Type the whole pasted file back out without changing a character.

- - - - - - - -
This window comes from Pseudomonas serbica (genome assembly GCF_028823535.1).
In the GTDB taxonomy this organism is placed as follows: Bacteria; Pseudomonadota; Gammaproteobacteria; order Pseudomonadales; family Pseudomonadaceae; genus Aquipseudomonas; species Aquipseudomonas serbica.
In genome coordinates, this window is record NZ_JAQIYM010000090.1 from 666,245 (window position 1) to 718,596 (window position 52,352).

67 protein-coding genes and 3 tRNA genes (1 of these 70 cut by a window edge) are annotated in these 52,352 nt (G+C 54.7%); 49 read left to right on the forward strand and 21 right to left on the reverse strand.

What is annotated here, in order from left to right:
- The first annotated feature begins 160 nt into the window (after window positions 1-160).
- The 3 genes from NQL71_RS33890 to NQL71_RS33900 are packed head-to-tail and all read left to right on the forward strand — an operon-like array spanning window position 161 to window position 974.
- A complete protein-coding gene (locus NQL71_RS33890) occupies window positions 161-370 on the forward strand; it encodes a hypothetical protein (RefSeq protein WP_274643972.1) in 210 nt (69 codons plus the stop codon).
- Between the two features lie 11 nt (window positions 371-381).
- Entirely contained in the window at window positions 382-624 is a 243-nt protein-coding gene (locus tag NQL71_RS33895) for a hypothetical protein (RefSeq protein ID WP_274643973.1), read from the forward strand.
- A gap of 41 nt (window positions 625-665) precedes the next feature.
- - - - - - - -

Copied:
This window comes from Pseudomonas serbica (genome assembly GCF_028823535.1).
In the GTDB taxonomy this organism is placed as follows: Bacteria; Pseudomonadota; Gammaproteobacteria; order Pseudomonadales; family Pseudomonadaceae; genus Aquipseudomonas; species Aquipseudomonas serbica.
In genome coordinates, this window is record NZ_JAQIYM010000090.1 from 666,245 (window position 1) to 718,596 (window position 52,352).

67 protein-coding genes and 3 tRNA genes (1 of these 70 cut by a window edge) are annotated in these 52,352 nt (G+C 54.7%); 49 read left to right on the forward strand and 21 right to left on the reverse strand.

What is annotated here, in order from left to right:
- The first annotated feature begins 160 nt into the window (after window positions 1-160).
- The 3 genes from NQL71_RS33890 to NQL71_RS33900 are packed head-to-tail and all read left to right on the forward strand — an operon-like array spanning window position 161 to window position 974.
- A complete protein-coding gene (locus NQL71_RS33890) occupies window positions 161-370 on the forward strand; it encodes a hypothetical protein (RefSeq protein WP_274643972.1) in 210 nt (69 codons plus the stop codon).
- Between the two features lie 11 nt (window positions 371-381).
- Entirely contained in the window at window positions 382-624 is a 243-nt protein-coding gene (locus tag NQL71_RS33895) for a hypothetical protein (RefSeq protein ID WP_274643973.1), read from the forward strand.
- A gap of 41 nt (window positions 625-665) precedes the next feature.